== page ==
If you mean xp requirements for each level, see here. https://forums.obsidian.net/topic/75906-seems-like-xp-balance-is-out-of-whack/page-7?do=findComment&comment=1648191

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Another solution would be to just do away with XP entirely and hand out levels at appropriate intervals.

 

That is a great approach for TTRPGs, but terribly constraining and uncomfortable for CRPGs.

 

(So I'm surprised Sawyer hasn't done it already.)


If I'm typing in red, it means I'm being sarcastic. But not this time.

Dark green, on the other hand, is for jokes and irony in general.

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Yep.  I've been suggesting significantly reduced sidequest xp as the solution because I do sidequests for the story and any item rewards, so them not having a major impact on my levelling is not a problem for me.  But this would certainly be another way to ensure that the devs are better able to predict where people end up and balance the game reasonably for different playstyles.  That said, whatever the solution, it needs to be coupled with straight-up difficulty tuning of the encounters in some parts of the game.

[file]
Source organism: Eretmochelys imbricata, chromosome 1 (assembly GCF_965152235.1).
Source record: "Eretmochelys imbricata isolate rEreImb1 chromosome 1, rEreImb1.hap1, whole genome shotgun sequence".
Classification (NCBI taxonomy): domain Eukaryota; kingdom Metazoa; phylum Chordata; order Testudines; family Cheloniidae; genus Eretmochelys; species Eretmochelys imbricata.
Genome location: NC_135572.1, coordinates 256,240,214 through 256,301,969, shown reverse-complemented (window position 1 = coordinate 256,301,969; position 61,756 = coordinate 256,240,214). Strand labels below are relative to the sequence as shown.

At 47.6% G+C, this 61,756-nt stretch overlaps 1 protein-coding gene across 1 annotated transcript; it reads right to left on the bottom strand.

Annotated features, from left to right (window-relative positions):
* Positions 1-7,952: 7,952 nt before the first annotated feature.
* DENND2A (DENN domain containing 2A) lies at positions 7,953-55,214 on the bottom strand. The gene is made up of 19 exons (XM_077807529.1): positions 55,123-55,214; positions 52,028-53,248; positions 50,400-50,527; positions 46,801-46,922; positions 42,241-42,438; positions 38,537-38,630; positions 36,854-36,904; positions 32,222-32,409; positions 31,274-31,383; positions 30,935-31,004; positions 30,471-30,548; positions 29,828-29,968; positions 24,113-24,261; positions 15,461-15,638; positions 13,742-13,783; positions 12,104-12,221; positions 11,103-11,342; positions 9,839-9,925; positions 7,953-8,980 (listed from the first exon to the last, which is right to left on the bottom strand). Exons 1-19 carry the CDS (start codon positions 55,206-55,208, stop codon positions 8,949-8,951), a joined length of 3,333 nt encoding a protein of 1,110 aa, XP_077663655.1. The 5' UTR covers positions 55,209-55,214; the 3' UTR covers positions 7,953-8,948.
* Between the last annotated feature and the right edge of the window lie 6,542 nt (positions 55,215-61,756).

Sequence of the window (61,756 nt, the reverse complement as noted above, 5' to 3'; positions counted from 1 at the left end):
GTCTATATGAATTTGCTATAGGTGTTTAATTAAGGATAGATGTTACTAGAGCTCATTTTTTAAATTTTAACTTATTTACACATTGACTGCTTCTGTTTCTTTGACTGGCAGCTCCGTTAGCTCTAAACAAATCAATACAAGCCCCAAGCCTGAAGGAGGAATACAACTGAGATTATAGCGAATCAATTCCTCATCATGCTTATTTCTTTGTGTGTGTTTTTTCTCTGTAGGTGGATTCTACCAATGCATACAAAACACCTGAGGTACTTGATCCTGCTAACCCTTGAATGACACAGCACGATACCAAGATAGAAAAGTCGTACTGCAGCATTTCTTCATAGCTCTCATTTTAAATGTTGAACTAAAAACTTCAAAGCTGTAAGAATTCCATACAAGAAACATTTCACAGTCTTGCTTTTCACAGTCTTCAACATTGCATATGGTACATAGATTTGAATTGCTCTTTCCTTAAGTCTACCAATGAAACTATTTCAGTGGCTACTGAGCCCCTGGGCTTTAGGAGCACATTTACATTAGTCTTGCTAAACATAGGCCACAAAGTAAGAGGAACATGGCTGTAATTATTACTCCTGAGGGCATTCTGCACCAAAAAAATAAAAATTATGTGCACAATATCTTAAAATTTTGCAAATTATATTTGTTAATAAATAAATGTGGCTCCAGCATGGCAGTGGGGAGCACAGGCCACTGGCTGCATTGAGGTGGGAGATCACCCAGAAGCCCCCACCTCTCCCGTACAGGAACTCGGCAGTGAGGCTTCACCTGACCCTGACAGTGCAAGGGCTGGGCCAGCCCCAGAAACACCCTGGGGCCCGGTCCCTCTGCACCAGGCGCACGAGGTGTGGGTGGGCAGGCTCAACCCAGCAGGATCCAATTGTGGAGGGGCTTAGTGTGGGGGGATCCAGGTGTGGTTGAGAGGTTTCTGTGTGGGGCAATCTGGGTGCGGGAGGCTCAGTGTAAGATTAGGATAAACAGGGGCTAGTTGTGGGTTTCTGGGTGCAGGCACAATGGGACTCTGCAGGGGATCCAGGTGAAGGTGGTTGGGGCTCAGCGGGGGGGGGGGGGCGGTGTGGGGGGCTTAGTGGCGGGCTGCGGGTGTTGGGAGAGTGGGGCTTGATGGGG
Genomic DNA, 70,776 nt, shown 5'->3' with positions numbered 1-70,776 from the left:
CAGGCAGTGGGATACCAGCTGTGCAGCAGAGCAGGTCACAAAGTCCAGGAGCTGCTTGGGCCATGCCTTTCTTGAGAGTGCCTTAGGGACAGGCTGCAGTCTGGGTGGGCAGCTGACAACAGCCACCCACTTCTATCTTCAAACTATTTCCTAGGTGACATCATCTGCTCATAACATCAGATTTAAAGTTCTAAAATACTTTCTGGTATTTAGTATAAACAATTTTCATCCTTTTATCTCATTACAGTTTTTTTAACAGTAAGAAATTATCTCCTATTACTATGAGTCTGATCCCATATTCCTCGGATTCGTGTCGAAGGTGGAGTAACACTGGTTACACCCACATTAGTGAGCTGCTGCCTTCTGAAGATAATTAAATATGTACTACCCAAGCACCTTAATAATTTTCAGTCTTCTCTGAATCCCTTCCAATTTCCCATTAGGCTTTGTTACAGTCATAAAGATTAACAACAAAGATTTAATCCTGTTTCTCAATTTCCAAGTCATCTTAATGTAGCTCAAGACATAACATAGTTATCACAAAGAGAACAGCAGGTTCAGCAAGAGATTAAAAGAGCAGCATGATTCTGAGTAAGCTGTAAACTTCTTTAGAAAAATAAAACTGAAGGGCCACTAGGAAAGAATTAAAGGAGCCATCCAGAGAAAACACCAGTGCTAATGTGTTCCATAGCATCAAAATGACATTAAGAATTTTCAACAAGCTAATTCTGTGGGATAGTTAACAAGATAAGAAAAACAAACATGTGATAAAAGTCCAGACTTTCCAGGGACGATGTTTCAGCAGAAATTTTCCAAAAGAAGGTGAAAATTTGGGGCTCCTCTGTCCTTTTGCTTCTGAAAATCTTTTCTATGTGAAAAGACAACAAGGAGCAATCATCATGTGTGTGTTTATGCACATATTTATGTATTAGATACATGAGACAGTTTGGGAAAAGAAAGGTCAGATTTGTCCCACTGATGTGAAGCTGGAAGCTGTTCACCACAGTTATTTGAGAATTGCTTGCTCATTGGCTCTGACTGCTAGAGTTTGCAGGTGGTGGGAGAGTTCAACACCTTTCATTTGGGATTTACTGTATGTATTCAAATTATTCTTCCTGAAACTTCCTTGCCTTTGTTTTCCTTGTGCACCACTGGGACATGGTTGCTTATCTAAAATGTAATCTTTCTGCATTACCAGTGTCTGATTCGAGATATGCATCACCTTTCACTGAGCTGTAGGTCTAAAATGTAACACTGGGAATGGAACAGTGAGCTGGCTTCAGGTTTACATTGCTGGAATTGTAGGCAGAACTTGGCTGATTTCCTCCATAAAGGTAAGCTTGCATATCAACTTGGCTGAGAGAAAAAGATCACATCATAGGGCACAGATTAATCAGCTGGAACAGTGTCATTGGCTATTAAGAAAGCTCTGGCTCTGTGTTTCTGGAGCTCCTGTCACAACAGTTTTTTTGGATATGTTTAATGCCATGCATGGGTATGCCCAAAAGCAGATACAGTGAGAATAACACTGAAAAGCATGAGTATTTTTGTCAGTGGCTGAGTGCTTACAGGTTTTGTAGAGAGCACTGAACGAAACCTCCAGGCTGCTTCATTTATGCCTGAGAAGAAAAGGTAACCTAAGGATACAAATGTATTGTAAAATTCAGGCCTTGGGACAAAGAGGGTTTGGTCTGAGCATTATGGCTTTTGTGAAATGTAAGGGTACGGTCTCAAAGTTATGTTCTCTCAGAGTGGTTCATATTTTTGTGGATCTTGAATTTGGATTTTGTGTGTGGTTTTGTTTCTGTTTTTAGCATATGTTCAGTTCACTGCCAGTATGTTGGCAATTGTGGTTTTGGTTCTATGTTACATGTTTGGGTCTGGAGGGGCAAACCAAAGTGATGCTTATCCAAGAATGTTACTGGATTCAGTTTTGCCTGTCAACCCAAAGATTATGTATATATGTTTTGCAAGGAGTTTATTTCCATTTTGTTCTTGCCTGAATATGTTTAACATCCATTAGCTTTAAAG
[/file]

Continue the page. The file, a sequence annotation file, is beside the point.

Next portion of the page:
It's a single-player game.  Why does it need to be "balanced"?

 

My only comment on this "problem" is "I don't care, and it doesn't matter".

 

Yet another mindless "the game needs to forcibly prevent people from playing a certain way because I imagine that way as somehow being 'less fun' or 'suboptimal'" complaint.

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If you appeal to "realism" about a video game feature, you are wrong. Go back and try again.

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Another solution would be to just do away with XP entirely and hand out levels at appropriate intervals.

 

That is a great approach for TTRPGs, but terribly constraining and uncomfortable for CRPGs.

 

(So I'm surprised Sawyer hasn't done it already.)

 

How so? If you want players to be in the level range a-b at point x in the game, then you just make sure that % completion of the content up till that point lands them somewhere in that range. I don't see how there's any practical difference (from the player's perspective) between doing it that way and perfectly tuning XP gain and level curves.